Wednesday, April 18, 2012

Corman Theater : Humanoids from the Deep (1997)

So where was the demand for this?  This actually leads me into a brief discussion of a weird trend in Film and TV that took place.  In the mid-90s, there was a decision to just start re-making a bunch of Roger Corman films.  Remakes- a novel concept.  Granted, the idea of a Remake goes back to such classics as The Maltese Falcon, The Wizard of Oz and even The Ten Commandments.  The Corman films- including She-Creature, Bucket of Blood, The Wasp Woman (for Showtime), The Masque of Red DeathTeenage Caveman and Piranha- don't seem to be in the same league though.  I'd also question the reason for Remaking the film if you're going to reuse so much footage.  Isn't the point to add a lot to it & make it better?  Regardless, this film exists and is back in-print on Netflix (or it was), so let's see what's different about this film.  Read on...
Much like my review of 976-Evil 2, I want to just highlight the similarities and differences.  As a Remake, this plot is pretty much the same.

* They add a scene of a Creature escaping some military men.  I guess that's better than 'Well, they exist.'

* Both films feature the bloody death of a kid on a boat.  It's not the same kid, so two different blond-haired kids die for this film 'series.'
* Speaking of things that look familiar, they re-use the boat explosion from the original film here, but for a different scene.  Same boat though.
* Near the ending of the film, they even shoehorn a scene of people at a Carnival, just because they want to re-use the footage.  The suits are a bit different, making the Stock Footage use a bit silly.
* The Military play a big role here, as opposed to having the townspeople fight off the monsters.  Oh and that Feminist moment is gone too.

* Both films are all about forcing nudity into a situation that doesn't need it.  The two films are about even in that department, although the 1997 version has more of it at the end.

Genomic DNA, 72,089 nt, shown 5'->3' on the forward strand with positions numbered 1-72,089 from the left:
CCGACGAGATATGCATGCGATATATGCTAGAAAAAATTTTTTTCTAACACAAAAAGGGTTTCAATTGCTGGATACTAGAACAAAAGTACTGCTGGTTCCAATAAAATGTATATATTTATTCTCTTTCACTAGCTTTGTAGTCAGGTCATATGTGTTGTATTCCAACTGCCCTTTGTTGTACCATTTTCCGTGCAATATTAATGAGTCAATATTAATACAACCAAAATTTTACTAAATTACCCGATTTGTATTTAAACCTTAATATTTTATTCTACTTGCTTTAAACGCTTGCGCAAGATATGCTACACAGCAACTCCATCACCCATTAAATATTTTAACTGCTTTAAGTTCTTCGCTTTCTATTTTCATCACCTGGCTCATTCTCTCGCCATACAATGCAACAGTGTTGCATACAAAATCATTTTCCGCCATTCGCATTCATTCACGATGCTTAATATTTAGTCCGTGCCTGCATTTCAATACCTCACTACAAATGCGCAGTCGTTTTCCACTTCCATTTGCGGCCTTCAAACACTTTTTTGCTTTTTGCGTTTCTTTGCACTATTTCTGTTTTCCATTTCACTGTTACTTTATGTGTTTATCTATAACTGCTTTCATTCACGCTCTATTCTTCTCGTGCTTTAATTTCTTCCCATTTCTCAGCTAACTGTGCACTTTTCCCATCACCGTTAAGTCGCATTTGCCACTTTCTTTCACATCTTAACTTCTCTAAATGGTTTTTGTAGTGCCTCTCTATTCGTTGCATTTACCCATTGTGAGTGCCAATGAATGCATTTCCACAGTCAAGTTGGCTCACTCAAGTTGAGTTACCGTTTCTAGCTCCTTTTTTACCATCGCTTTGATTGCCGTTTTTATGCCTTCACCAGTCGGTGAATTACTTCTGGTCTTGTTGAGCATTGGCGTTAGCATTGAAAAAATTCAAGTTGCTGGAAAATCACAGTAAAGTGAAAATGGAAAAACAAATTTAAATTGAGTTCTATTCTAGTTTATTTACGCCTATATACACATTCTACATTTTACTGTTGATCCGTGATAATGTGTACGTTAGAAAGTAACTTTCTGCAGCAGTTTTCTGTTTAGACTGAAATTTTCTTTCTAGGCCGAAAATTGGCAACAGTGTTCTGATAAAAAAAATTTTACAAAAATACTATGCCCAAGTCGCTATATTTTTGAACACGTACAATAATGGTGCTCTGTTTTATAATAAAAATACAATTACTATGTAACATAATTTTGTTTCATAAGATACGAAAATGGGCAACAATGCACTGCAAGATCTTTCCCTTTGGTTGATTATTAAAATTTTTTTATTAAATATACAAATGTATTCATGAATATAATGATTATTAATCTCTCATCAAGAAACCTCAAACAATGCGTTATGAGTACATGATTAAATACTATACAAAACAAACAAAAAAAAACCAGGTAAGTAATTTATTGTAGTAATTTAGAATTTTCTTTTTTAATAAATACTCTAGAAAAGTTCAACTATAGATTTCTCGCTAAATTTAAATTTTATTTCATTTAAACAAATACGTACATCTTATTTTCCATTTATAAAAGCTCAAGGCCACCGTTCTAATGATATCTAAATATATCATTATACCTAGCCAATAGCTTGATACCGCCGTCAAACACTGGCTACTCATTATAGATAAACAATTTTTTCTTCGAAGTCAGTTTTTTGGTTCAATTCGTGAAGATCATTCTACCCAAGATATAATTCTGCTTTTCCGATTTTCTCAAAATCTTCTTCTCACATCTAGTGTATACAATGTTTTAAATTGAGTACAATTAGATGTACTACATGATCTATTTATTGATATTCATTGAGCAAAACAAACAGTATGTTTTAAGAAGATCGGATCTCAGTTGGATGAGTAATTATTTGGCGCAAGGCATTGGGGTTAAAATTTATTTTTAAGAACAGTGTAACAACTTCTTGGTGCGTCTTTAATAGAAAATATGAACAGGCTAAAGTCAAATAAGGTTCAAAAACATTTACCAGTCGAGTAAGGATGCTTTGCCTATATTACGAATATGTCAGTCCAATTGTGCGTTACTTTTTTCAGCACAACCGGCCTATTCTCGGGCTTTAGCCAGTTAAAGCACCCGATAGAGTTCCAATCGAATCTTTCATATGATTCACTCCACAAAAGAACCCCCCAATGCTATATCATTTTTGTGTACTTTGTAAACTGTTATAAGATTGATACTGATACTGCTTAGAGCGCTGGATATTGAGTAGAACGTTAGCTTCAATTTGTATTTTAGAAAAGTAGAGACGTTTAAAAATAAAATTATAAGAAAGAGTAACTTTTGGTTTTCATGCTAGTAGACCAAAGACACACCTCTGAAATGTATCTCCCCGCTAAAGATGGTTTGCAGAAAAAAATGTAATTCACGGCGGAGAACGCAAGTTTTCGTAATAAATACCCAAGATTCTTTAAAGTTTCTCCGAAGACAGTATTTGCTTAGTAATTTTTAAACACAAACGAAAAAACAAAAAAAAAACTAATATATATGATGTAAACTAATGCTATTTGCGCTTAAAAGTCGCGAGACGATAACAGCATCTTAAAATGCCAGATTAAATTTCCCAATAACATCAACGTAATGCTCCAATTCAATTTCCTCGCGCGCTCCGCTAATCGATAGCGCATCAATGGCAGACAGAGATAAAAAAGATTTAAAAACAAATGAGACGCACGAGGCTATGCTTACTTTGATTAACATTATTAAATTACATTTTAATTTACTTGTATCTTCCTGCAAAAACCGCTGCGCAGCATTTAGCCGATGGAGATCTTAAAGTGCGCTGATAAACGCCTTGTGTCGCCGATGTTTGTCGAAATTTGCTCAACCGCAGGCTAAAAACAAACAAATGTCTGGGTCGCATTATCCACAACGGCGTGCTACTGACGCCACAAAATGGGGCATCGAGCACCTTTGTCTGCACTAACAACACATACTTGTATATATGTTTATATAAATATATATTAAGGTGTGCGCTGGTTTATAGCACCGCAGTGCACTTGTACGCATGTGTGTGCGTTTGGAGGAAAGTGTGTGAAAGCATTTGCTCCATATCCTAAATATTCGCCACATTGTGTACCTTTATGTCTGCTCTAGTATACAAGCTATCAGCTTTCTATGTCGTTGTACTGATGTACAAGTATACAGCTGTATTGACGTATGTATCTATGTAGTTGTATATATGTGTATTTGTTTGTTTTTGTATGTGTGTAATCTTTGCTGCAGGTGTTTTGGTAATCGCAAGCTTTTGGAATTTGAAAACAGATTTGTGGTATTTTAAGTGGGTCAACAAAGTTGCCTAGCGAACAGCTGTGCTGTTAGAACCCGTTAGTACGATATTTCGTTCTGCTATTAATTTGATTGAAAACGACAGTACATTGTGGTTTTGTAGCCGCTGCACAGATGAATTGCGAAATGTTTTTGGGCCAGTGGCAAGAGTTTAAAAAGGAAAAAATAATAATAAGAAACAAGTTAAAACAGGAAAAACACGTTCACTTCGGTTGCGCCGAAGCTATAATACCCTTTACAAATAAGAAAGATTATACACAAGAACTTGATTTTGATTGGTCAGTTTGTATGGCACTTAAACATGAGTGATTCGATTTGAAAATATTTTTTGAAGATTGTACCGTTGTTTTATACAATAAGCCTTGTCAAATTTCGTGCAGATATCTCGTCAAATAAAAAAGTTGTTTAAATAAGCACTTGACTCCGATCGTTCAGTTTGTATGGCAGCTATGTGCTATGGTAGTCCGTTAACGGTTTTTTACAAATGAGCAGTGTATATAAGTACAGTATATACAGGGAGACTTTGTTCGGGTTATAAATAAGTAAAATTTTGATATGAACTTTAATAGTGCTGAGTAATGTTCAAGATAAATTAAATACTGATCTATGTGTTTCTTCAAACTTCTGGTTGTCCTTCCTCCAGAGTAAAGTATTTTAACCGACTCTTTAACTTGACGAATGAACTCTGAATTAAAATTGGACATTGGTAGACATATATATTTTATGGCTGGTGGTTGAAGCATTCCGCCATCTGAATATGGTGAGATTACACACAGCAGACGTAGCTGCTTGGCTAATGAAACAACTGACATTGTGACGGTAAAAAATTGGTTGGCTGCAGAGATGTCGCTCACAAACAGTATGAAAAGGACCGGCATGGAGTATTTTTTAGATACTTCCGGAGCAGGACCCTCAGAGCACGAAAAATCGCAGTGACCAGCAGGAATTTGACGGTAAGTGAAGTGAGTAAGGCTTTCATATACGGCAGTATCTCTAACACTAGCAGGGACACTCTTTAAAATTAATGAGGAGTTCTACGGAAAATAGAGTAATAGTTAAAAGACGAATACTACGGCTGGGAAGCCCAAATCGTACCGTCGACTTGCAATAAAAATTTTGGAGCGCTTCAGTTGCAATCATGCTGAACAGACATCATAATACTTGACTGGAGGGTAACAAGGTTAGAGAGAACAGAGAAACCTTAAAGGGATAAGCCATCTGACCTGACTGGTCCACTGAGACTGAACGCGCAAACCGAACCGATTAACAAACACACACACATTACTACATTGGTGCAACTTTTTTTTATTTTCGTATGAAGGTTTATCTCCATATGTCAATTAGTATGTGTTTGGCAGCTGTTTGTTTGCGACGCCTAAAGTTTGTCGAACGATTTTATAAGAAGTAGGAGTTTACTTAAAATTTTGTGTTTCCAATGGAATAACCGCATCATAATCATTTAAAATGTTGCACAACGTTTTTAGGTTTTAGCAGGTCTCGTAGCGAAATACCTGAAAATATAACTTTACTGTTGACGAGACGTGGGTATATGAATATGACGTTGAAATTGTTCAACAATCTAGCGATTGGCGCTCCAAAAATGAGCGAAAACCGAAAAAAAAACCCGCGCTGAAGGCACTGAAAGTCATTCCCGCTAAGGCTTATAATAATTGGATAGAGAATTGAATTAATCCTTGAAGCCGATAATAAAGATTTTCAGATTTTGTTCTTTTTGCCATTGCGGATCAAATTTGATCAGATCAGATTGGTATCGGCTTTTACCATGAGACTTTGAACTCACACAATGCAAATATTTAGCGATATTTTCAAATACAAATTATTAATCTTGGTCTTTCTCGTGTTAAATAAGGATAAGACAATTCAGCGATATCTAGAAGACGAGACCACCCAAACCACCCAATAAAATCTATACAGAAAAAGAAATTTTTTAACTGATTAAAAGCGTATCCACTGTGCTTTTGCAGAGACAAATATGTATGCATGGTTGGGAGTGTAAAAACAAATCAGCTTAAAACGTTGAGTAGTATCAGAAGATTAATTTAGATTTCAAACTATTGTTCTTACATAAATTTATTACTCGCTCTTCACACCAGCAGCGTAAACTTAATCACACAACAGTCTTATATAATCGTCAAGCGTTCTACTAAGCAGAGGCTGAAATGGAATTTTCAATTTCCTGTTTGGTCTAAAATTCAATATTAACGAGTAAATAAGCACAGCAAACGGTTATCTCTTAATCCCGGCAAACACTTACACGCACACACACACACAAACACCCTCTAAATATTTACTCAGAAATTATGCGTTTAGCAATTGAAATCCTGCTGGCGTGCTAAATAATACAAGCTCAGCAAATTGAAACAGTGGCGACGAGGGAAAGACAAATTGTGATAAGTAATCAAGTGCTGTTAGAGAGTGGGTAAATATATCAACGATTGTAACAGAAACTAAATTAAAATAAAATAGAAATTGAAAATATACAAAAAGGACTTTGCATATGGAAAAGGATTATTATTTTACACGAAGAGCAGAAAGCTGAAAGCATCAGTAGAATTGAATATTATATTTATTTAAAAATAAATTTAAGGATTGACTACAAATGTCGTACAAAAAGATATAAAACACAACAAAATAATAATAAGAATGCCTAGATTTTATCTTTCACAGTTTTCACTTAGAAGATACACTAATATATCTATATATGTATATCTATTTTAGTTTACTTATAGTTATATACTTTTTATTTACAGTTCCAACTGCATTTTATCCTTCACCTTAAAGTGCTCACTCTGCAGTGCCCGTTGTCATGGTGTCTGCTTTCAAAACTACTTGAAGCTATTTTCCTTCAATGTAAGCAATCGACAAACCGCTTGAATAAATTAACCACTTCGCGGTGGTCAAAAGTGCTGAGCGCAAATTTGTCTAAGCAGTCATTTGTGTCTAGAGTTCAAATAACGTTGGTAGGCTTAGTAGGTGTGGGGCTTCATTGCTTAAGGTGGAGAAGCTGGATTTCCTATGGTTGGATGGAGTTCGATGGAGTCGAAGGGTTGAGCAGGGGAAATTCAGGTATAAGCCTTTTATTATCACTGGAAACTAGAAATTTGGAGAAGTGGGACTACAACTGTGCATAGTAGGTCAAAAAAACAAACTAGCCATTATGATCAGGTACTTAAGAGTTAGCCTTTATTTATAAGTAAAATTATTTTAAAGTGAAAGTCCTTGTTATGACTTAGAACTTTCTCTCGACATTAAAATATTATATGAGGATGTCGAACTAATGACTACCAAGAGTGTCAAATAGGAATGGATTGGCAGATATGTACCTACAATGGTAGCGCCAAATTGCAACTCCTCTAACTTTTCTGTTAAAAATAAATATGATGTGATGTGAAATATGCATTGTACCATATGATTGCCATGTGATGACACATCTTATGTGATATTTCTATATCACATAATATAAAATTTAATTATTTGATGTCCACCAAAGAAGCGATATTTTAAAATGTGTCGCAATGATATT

I especially love that the major nudity is done by our heroine's Stunt/Swimming Double...who has red hair.  Yeah, our heroine is actually a blond.
* Both films rip-off Alien (although, the original film was released only a year after the Sci-Fi Classic), but in different scenes.  The 1997 film actually has TWO monster births.  So much for shock value.
* As I mentioned, both films have the same shock Ending.

The 1997 film throws a twist in: the Happy Ending Fake-Out, featuring this film's version of Piranha's Barbara Steele.  She seems to be alright, only to go into monster labor in her car on the Freeway.  The End.
More pulp, but less substance.  While I didn't talk much about the story in the 1980 film, there is a bit of it.  There's a story in this film, but it boils down to a lot of filler.  Bad guy dumping waste.  Hippies protesting.  Lead from Revenge of the Nerds playing macho.  That's about it, save for the Military scenes and the character ripped right out of Piranha.  Seriously, they have a British woman who shows up and explains the science of the creatures.  This is the same role that Barbara Steele played in Piranha, just with a different accent.  To be honest, there is less Monster footage in this one, not even counting the re-used stuff.  It was a bit creative how they mixed up the Stock Footage, but it was still Stock Footage.  The movie relies a lot more on the characters interacting with less Monster footage than in the original, which could be a blessing or a curse (depending on your taste).  Me, personally, I like the 1980 version better.  This does try to refine the background a bit more, although it also muddies it up a bit.  Are they a military experiment gone awry or creatures mutated by waste.  It's kind of both, which is a bit silly to me.  Just pick one, guys!  Overall, the film does a decent job at copying the original's pulpy tone.  As a bonus, that damn dog dies here too...
Next up, a look at a Bert I. Gordon film from the '50s.  How will it inspire a post-modern take?  Stay tuned...


  1. Really, really love the original - really, really hate the remake. The original was thrilling and entertaining while the 90s version is just bland and boring.

  2. I've never hears of a remake actually using footage from the original movie. That's kind of stupid and lazy. Like, "We're going to remake the movie, but we're not really going to try all that hard to make it better." Interesting.

  3. It's more common than you might think, then. Ironically, it seems to happen more in Corman remakes.

    'Barbarian' is a European-produced film that is essentially a Remake of Deathstalker. To save money, they bought 80% of the original film's footage and slapped it in.

    Oh yeah, wait for the final review of the week to see something really lazy...

  4. Good,ol 80's camp, cliche, drive in classic, not much production value improvement for the remake leaving the original the superior film. Now if we could just combine that classic monster movie exploitation, character development and mystery with modern day production value, The Bay 2012, then we would have a movie.